Sunday, 21 July 2013

A Day in the Life of FreMo

It seems that every day starts with cleaning. Here, the student midwife is mopping the floors. After this, on a typical day, she will collect the bins, empty them, and then wash them before putting them back. Usually someone has buckets of water, mops, brushes and brooms. On a Friday, you are better off keeping clear or you will also get cleaned!
About 3 times per week, Rose will come and do the washing. When I first arrived it was all done by hand. She double gloves to do this, and uses an awful lot of bleach. Behind the tin wall you can see is the next door mechanics workshop. It seemed that every time Rose attended, he would light his fire. She was only feet from it and often enveloped in the toxic cloud. She is now about 6 months pregnant.

Here is Rose learning to use the gift from me to FreMo. I'm happy to report that she is using it well, and making the most of the labour saving device. She still removes the blood from the linen by hand, but this makes life much better.... and we have cleaner linen.

This is Penninah performing some weekend cleaning. This is where most of the outdoor cleaning occurs as in the corner is the drain. Water is liberally applied and then swept into the drain.

In the same area, you might also find the steam sterilizer. Very similar to a pressure cooker, it holds enough instruments for at least a week! It sits on a jico which is charcoal fed. 

And of course there are mumma's, some puppa's and lots of babies. These are some of the babies that I met during my time at FreMo.

Here we are on an outreach visit. The mumma is in the background. But Maureen is the senior child and as cheeky as anything.She is two and a half years old, said she was five and in grade one, wants to come and live with me. So CUTE!!!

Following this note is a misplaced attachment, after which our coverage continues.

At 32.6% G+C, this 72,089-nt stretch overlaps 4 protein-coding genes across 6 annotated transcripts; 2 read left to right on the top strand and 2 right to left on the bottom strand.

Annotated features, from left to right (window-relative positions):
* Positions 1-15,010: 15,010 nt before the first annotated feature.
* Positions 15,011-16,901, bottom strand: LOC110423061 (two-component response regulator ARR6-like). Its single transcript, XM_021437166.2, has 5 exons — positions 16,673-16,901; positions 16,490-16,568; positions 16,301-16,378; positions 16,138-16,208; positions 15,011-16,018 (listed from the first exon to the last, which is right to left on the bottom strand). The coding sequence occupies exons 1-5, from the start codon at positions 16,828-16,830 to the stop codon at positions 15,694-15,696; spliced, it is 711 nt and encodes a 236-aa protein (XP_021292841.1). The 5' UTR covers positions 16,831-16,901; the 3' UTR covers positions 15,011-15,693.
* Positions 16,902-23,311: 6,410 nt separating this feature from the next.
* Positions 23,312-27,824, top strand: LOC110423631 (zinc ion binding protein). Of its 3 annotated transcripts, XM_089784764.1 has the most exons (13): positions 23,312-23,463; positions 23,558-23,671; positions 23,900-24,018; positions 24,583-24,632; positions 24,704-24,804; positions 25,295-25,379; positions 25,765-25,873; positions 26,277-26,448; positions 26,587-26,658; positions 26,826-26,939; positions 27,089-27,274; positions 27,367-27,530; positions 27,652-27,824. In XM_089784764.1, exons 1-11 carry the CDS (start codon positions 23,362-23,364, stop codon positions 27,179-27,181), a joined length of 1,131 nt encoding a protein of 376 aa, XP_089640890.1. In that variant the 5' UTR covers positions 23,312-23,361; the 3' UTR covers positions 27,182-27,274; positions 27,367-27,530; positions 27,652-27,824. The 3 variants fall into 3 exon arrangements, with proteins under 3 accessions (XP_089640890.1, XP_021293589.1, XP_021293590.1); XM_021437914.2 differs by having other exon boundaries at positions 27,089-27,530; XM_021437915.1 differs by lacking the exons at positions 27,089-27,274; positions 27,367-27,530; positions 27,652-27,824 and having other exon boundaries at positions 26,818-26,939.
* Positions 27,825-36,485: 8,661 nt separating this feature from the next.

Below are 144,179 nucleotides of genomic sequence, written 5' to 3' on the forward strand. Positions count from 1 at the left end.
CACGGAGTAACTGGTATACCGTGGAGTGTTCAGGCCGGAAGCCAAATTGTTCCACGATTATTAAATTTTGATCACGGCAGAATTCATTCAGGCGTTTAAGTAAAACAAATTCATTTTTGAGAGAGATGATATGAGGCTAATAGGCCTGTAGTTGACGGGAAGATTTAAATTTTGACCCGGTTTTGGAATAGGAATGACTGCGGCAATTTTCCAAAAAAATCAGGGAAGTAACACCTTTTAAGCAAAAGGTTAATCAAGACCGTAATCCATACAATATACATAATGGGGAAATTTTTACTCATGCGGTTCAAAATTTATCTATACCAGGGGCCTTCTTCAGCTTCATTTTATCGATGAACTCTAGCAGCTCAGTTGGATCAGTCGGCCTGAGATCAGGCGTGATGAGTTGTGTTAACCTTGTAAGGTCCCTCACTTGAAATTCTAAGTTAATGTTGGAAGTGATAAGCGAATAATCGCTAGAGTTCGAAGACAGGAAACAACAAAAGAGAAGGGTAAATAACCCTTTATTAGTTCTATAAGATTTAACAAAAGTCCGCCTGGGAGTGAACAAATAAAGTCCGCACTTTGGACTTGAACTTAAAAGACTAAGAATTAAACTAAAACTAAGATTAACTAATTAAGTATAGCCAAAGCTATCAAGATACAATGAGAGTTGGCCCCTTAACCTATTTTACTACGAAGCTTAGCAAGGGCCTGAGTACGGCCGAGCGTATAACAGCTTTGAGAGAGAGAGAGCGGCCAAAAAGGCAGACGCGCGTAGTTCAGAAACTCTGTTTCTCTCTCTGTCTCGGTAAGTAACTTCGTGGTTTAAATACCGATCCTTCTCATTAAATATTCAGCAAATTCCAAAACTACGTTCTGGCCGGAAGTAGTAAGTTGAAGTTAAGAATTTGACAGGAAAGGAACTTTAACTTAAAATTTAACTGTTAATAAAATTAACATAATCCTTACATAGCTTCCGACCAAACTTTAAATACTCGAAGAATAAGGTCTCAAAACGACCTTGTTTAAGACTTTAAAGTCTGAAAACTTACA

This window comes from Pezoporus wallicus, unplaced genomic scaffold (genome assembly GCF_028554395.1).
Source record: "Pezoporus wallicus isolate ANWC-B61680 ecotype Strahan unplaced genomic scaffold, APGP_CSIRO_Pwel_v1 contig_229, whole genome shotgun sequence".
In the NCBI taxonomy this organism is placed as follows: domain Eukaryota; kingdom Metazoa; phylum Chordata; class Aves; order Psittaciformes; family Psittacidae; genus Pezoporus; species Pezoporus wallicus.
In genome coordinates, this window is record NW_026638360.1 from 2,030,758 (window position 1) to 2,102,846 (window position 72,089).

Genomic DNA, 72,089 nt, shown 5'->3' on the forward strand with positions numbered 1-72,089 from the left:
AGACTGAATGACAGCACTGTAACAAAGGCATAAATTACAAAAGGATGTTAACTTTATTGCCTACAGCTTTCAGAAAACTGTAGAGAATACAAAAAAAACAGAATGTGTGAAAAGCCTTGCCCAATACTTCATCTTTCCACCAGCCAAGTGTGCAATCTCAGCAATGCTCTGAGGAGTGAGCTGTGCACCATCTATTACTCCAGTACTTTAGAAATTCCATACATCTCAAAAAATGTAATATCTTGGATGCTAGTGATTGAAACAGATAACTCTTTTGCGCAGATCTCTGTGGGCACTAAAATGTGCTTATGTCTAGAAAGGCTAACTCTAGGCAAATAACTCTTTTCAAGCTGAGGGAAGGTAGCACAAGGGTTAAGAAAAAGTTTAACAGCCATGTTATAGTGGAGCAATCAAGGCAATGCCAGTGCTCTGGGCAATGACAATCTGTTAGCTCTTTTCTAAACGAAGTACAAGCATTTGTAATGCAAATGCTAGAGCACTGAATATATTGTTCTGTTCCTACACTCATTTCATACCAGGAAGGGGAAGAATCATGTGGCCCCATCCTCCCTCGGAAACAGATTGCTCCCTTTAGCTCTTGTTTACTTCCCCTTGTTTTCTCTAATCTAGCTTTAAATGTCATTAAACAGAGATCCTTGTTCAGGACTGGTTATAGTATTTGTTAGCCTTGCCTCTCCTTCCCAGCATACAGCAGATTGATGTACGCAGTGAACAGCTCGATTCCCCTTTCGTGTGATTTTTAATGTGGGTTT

Again on outreach in a close by village. This is housing as people know it. The kids are always happy to pose for a photo. And yes, purple is my favorite colour. Below, another little one I found out and about. She was weary of me as I'm rather white compared to what she is used to.

Every Wednesday there is training of some sort. Here, the whole team goes through neonatal resuscitation techniques. This is FreMo's Mandatory Education, even the night time security gets involved.

And here, Moffat is posing as the patient while the rest of us try to work out how to arrange the seats of the car. Just in case of emergency and we need to do it quickly! I'm pleased to report that everything fits, including an escort.

Esther and Penninah showing of their QScan pregnancy calculators. Thanks QScan!

Zac, Penninah and Michelle enjoying a little sunshine one winters day.

Zac is one of the lab technicians, here he is pretending to do some work!!

Fremo is a family friendly environment and Frank usually spends some time each weekend 'visiting' with his dad. Here Frank is receiving some homework to keep him occupied.

Patients come in all shapes and sizes, and I couldn't help taking a shot of this young boy who had come in to see the doctor. I just love the onsie!!

ok yes it's a motorbike in the courtyard. A young man on his way to work had a bit of a dingle and came off the worse for wear. He spent some time with us before going home, but couldn't take his bike. It came inside for security sake until he collected it the next day. Needless to say, Magdalene didn't ride in anywhere!!!

Babies, babies and more babies. They come for immunization any day of the week including Sundays!

You just never know who will show up at FreMo. Here, Moffat talks to a group of counselling students from the USA.

And here I am with the other volunteers that arrived recently. They were on short trips organised via a different organisation. Rachel is a practice nurse from the UK and Catherine and Agnes are medical students, also from the UK.

So I will admit that there were a few days when I didn't pick up my sewing, but the quilt is coming along nicely, with a little bit of 'help' from my friends. It certainly was good to be able to fill the quiet moments.

Here's Steve, giving it a go!

And Penninah. This is the spot that you would usually find me if there was nothing to do. Sitting in the courtyard, sometimes with a cuppa, watching the world go by, sewing, chatting, waiting for a mumma. Nice spot really!

1 comment:

  1. Just so different, but I expect sometimes the same as many other hospitals. Love those babies! Safe travels home.